Civic Engagement - Consensus Conferencing
Does your organisation want to inform members of the public about a complex or controversial topic? Then a consensus conference could be a good option.
This methodology is based on a technology assessment model originating from the healthcare sector in the USA during the 1960s and it is mainly used to inform and consult members of the public on topics that are expert dominated, for example in issues around emerging science and technology.
Consensus conferences enable panels of citizens to question expert witnesses in a similar way to citizen juries, with the difference being that they are held in public and open to the media.
A consensus conference involves a panel of citizens questioning expert witnesses on a particular topic at a public conference. Participants are selected from a group of citizens invited to apply.
Once the panel is selected (usually 10-20 people based on a variety of demographic criteria), they will attend two preparatory events, where they receive detailed information about the topic under discussion.
The panel decides what questions to ask and which experts to call to the conference. The conference itself is held in public, usually over a few days. The panel then reaches conclusions or recommendations, which are circulated widely.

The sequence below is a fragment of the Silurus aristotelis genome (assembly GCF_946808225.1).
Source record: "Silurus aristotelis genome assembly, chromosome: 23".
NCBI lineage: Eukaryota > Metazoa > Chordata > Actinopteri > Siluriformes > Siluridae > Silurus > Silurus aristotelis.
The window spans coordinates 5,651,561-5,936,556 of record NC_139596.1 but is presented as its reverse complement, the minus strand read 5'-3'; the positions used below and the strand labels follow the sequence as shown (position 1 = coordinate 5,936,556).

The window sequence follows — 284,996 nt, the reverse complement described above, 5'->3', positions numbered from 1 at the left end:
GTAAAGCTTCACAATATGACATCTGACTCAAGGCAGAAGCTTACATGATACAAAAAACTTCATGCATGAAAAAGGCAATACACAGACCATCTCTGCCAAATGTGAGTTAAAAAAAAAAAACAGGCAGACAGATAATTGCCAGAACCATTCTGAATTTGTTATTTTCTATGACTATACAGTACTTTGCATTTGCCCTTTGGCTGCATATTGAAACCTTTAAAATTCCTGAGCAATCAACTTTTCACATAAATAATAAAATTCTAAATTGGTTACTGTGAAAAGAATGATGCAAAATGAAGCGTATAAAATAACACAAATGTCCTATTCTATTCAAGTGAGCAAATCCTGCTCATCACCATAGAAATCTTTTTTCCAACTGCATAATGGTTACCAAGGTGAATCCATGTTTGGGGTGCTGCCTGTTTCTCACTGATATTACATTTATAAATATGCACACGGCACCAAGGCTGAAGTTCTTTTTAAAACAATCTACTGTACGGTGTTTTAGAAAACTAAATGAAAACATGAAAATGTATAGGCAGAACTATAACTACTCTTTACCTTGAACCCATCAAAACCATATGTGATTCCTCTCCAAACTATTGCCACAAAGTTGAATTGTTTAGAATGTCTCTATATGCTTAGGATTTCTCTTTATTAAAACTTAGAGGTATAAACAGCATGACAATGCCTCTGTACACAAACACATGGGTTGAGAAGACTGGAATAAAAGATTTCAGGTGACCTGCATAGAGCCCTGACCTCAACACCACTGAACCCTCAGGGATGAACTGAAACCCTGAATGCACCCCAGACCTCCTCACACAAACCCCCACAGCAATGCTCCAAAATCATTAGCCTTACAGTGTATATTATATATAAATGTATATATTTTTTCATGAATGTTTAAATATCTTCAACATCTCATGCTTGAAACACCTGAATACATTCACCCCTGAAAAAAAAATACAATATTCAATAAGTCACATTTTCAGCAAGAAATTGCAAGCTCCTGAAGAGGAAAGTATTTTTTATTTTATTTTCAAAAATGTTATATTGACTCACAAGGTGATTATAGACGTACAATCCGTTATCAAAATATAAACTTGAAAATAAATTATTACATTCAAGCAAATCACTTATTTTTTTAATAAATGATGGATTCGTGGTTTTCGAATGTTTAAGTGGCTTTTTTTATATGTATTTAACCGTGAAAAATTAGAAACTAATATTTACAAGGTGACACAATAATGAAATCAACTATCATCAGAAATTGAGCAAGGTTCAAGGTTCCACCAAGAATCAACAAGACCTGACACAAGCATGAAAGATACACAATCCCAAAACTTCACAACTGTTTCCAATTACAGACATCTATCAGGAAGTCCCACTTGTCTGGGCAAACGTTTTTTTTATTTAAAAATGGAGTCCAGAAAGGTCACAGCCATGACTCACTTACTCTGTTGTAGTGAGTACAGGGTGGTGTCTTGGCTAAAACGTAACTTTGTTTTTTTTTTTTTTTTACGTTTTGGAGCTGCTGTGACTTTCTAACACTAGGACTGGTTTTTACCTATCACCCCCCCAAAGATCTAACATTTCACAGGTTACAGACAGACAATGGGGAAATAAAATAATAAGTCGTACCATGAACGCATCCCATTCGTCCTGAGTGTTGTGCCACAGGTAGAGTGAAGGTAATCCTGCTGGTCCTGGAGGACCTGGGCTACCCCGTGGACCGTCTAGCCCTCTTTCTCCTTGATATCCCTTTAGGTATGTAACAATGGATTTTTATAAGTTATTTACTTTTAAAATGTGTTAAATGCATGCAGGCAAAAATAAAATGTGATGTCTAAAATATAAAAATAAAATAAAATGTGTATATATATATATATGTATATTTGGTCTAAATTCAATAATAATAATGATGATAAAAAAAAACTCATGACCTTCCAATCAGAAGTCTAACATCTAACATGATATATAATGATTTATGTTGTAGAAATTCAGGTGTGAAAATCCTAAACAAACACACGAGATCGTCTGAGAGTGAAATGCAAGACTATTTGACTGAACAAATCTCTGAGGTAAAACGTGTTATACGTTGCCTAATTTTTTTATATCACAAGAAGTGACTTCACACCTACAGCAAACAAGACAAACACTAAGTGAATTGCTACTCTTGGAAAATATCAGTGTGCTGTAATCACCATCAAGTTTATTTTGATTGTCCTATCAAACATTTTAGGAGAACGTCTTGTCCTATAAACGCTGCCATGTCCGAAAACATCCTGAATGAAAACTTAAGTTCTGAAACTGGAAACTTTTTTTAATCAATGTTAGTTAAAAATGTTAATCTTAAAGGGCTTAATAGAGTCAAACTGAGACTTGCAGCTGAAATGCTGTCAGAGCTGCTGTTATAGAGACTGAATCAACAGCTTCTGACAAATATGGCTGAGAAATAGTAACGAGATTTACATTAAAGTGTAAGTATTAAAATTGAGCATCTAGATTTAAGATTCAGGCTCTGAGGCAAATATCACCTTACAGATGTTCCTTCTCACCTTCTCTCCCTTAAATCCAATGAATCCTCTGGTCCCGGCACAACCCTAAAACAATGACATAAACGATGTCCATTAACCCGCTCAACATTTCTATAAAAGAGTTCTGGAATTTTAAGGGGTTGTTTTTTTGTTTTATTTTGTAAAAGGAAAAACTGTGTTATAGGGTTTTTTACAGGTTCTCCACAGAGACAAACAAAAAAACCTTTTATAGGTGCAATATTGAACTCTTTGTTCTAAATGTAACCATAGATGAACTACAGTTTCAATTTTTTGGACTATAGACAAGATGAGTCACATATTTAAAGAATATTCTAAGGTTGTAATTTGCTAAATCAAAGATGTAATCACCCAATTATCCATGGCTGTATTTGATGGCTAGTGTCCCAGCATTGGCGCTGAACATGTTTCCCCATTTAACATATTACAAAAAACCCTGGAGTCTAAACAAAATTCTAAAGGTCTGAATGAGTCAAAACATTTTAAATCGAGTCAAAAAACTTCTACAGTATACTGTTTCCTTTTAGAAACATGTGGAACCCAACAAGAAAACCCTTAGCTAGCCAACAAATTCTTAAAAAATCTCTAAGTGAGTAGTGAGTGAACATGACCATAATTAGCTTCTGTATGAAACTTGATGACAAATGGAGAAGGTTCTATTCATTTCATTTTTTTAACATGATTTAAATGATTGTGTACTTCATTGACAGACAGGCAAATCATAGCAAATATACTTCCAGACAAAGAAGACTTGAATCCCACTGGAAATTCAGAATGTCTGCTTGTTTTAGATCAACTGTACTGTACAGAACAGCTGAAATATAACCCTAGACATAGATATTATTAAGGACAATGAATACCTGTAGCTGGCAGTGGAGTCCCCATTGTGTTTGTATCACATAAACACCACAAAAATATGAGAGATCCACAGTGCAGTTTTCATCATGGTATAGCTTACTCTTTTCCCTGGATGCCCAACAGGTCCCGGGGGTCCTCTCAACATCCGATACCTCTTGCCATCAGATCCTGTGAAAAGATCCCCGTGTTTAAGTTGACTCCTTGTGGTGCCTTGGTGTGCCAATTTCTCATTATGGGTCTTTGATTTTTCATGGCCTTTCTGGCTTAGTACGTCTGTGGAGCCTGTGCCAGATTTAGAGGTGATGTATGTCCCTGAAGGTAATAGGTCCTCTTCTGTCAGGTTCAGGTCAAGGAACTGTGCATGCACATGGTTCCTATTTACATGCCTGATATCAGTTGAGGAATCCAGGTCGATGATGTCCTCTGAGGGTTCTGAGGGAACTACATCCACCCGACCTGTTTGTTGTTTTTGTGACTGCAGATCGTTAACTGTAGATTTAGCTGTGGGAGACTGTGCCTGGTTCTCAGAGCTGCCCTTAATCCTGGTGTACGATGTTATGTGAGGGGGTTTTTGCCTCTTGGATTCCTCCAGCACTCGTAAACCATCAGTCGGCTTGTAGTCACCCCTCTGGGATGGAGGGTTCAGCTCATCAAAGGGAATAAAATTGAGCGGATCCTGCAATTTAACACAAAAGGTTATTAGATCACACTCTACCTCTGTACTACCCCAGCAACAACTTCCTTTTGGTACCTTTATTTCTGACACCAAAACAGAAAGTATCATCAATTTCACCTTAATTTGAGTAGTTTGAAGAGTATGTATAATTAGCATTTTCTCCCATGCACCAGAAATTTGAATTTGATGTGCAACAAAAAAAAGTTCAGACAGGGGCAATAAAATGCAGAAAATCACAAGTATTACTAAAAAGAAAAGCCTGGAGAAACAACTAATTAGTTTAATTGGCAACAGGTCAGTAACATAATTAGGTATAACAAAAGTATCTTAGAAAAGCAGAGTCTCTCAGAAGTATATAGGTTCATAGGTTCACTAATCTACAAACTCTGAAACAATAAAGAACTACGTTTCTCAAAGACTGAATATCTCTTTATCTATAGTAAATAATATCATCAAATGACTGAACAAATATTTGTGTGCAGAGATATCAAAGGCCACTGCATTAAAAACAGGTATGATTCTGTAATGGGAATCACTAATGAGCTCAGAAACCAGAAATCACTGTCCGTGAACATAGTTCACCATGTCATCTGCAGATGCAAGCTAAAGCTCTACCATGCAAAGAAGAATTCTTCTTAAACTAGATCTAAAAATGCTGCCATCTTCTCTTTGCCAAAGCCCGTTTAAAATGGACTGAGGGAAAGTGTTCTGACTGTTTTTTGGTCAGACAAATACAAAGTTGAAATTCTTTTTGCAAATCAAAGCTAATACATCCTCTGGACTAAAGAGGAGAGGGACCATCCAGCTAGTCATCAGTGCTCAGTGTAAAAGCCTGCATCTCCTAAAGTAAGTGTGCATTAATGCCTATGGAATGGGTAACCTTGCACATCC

The initiative lies with the citizens - they define what the key points of the debate will be, including the choice of questions and selection of the witnesses – through this, they reach their own conclusions.
The Danish Board of Technology held its first participatory consensus conference in 1987, focusing on gene technology. Since then, consensus conferences have tended to be used by governmental, academic, or science and technology bodies – although any organisation could arrange one with enough resources.
In 1994, the UK Biotechnology and Biological Sciences Research Council (BBSRC) partnered with the Science Museum to commission a consensus conference on the issue of plant biotechnology.
The 16-person panel identified seven questions to discuss with experts at the conference, and produced a set of recommendations that gave qualified support for plant technology, with specific caveats around regulation, international controls and consumer information.
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